Evidence for an association between adiponectin and T2DM from other studies
To date, 2 prospective studies have reported a protective effect of high plasma adiponectin levels against T2DM. The first one was a small nested case-control study including 187 cases with incident T2DM and 376 control subjects of both genders within the population-based EPIC (European Prospective Investigation into Cancer and Nutrition) Potsdam cohort (7). In a model adjusted for age, gender, BMI, waist-to-hip ratio, smoking, exercise, alcohol intake, education, and glycosylated hemoglobin A1c, across extreme quartiles, an odds ratio of 0.3 (95% CI, 0.2 to 0.7) was seen. However, adjustment for HDL-C was not considered in this analysis.
The other report was based on a case-cohort design from the ARIC study (8) including 581 subjects of both genders with incident T2DM and 572 non-cases. In multivariable analysis, adjusting for age, center, gender, race, family history of diabetes, hypertension, fasting glucose, insulin, waist-to-hip ratio, and additionally for an inflammation score but not for HDL-C, the HR was 0.58; 95% CI 0.34 to 0.99 across extreme quartiles. Thus, these data nicely compare with the results we found in our cohort study if adjustment for HDL-C is not considered.
Evidence for an association between adiponectin and CHD from other studies
Our data are in line with several cross-sectional clinical studies that have recently reported lower serum adiponectin levels in patients with CHD (9–11) than in control subjects. Kumada et al. (9) found a 2-fold increased risk for CHD associated with low adiponectin levels (<4 μg/ml) in 225 CHD patients and 225 blood donors. Furthermore, a strong inverse association between adiponectin concentrations and risk of CHD was observed among 312 patients with angiographically defined stable CHD and 479 healthy blood donors (10). The odds ratio for the presence of CHD after multivariate adjustment for traditional cardiovascular risk factors was 0.52 (95% CI, 0.28 to 0.95, lowest vs. upper quintile), which, however, increased considerably and became non-significant after additional adjustment for HDL-C.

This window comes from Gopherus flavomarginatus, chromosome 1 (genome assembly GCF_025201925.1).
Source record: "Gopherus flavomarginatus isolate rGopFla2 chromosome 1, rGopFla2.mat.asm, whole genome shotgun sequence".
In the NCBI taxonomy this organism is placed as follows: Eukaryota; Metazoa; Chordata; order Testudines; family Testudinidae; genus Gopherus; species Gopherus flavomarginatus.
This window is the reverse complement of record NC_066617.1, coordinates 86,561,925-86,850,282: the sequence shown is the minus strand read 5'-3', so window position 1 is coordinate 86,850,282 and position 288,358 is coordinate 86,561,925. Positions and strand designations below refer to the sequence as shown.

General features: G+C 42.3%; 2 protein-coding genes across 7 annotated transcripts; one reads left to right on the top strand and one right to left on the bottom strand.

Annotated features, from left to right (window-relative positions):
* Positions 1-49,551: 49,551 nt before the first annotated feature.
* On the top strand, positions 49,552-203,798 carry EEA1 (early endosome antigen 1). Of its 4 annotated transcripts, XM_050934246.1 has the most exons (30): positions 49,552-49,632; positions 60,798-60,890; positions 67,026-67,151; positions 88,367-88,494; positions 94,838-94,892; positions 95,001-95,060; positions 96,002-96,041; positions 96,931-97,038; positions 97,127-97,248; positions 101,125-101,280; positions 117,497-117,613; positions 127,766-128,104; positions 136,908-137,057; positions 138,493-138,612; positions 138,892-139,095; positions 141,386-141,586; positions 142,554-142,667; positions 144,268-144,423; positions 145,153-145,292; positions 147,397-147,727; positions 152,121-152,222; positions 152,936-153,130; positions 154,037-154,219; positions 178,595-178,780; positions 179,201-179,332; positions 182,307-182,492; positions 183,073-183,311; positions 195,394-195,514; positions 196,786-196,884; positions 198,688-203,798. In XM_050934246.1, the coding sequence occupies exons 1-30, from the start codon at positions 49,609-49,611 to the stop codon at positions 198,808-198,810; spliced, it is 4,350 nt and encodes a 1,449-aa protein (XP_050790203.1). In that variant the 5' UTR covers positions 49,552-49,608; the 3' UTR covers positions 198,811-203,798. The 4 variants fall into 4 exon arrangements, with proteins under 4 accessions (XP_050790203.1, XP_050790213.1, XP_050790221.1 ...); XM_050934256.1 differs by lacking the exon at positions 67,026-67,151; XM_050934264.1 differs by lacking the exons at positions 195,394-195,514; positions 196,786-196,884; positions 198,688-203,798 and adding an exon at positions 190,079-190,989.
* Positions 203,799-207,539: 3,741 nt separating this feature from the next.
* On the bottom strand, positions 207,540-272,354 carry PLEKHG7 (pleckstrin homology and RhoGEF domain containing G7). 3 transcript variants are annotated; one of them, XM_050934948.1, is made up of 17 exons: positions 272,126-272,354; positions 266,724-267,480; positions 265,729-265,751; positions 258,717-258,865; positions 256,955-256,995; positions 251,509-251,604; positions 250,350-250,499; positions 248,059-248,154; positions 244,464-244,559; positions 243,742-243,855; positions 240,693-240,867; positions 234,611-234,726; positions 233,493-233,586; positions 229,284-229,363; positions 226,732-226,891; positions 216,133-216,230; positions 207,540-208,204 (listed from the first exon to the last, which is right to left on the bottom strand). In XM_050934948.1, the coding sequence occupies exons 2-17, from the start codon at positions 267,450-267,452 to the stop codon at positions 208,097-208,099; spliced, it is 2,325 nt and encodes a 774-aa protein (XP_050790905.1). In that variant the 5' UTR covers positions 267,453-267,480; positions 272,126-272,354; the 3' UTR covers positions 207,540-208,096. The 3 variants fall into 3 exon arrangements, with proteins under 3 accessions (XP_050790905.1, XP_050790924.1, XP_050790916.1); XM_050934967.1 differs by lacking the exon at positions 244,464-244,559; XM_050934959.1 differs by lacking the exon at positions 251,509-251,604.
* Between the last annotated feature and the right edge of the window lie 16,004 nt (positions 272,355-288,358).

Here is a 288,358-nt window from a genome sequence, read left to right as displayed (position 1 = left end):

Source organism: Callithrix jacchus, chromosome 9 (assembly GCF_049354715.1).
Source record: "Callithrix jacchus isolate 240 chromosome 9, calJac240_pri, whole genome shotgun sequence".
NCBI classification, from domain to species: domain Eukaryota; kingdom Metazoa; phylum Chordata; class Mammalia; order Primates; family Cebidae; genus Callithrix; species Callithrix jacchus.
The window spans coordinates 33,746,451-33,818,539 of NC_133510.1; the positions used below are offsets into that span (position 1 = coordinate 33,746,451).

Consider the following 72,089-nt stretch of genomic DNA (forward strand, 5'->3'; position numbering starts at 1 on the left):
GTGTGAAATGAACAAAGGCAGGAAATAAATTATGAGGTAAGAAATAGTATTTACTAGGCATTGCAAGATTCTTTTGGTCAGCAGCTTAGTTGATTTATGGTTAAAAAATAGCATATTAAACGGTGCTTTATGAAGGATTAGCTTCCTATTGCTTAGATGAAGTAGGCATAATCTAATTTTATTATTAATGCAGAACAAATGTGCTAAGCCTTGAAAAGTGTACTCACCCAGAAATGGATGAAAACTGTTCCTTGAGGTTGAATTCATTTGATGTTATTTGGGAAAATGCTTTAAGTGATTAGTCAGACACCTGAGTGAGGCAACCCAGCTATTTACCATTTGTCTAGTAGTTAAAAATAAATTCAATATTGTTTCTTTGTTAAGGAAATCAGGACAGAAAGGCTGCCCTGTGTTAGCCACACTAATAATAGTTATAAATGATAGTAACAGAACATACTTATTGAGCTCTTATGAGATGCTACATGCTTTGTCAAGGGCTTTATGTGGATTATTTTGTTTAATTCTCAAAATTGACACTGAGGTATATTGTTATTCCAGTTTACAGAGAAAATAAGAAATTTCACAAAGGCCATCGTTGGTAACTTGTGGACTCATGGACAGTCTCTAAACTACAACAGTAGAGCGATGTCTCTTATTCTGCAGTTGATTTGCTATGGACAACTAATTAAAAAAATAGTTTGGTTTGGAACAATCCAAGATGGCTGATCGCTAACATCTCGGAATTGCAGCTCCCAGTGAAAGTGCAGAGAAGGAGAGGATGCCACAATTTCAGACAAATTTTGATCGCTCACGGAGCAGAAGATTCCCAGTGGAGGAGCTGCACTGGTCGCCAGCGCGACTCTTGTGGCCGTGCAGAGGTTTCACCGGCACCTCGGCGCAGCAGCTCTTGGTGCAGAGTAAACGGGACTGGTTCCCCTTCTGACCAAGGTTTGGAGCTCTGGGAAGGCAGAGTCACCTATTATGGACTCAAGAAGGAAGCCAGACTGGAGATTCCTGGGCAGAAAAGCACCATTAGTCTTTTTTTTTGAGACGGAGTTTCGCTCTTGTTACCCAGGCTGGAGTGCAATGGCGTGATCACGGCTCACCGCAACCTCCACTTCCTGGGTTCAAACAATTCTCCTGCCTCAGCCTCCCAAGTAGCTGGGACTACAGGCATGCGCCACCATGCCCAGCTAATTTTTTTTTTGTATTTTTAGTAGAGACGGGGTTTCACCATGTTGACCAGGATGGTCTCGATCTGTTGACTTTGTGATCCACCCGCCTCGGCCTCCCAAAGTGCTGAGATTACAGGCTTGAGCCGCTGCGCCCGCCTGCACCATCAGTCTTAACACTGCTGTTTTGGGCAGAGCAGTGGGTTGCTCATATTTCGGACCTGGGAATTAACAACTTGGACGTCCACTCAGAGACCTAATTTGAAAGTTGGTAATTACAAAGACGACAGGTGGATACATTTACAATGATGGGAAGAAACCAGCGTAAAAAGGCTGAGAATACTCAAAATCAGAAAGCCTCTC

In the only prospective study in non-diabetic subjects published to date, of 18,225 male participants of the HPFU (Health Professionals’ Follow-Up) Study, 266 men who subsequently developed CHD events (fatal and non-fatal MI) during a 6-year follow-up were compared with 532 event-free controls, matched for age, date of blood draw, and smoking status (12). The authors found a significantly reduced risk of subsequent AMI associated with higher levels of adiponectin in serum at baseline; notably, this association was also reduced after adjustment for covariates, but persisted after inclusion of lipids (LDL-C and HDL-C) in the model (RR, 0.56; 95% CI, 0.32 to 0.99). Further adjustment for glycemic status and CRP did not appreciably affect the results.